Monday, May 12, 2014


How right you are, Anne. But you were always
right - even when your worst critics tried to
silence your awful truth.

So I've flipped the pages of my dusty
calendar, and have seen May for the first
time this year:

An enormous field of lazy lavender flowers. How
I long to sleep in such a rich and natural bed!
Instead, I bought a new 100 watt bulb,

and lit up my dark cave in the sky. Now I am wide
awake. I see too much dust and death, and a
rare living sunflower or two. I place my frozen

TV dinner in the microwave, and read your holy
words while I wait for that faint little bell to tell
me my cancerous meal is done.

I now have light, Anne. But there is no life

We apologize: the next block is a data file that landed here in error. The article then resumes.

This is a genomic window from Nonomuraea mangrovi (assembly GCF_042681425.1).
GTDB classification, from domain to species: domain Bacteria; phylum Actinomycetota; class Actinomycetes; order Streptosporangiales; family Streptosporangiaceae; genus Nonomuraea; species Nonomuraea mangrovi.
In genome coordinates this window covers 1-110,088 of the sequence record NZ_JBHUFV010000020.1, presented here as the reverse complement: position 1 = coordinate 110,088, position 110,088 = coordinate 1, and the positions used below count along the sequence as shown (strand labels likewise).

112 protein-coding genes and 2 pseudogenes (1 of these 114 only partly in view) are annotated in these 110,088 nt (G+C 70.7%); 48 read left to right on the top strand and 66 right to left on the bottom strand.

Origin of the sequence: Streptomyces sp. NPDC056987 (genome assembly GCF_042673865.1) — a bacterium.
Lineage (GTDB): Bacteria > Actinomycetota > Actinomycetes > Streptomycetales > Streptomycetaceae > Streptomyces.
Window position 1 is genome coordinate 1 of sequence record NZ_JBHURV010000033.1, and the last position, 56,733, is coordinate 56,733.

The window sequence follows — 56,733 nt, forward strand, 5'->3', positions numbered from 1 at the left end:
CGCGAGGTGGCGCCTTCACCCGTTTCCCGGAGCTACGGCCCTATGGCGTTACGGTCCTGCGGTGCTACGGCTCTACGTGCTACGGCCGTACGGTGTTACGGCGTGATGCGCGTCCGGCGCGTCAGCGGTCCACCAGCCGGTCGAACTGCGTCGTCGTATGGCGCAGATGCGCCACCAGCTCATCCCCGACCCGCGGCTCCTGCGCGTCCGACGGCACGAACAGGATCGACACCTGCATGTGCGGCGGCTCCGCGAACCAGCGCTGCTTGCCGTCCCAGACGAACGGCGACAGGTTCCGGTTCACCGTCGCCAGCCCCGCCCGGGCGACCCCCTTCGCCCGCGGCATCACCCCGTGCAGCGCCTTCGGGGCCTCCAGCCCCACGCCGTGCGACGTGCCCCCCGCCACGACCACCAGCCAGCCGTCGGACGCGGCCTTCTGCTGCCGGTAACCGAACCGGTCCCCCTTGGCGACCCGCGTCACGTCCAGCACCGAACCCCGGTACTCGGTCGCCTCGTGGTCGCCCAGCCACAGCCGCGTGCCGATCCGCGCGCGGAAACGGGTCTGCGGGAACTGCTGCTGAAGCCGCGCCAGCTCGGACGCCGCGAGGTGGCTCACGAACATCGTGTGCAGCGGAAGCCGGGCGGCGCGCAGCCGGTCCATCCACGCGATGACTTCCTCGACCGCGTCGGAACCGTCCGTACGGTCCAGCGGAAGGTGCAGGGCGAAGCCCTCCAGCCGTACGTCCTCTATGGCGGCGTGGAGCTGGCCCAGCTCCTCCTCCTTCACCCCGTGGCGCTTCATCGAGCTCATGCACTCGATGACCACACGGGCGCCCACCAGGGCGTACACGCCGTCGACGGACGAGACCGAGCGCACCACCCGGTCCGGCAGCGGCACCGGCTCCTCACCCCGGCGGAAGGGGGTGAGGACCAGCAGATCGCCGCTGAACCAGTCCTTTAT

saving soup. There's no home or heart when
depression has robbed its victim of

everything that matters most: Family, friends, joy,
those silly little bruised flowers on the bank
calendar page. So I read your poems, and wait for the

rowing to come. I know it might never happen: That awful
rowing toward God. But you came so very close, Anne.
That's the tragedy for people like us:

We came so fucking close.

Poem © 2014 by Dylan Mitchell

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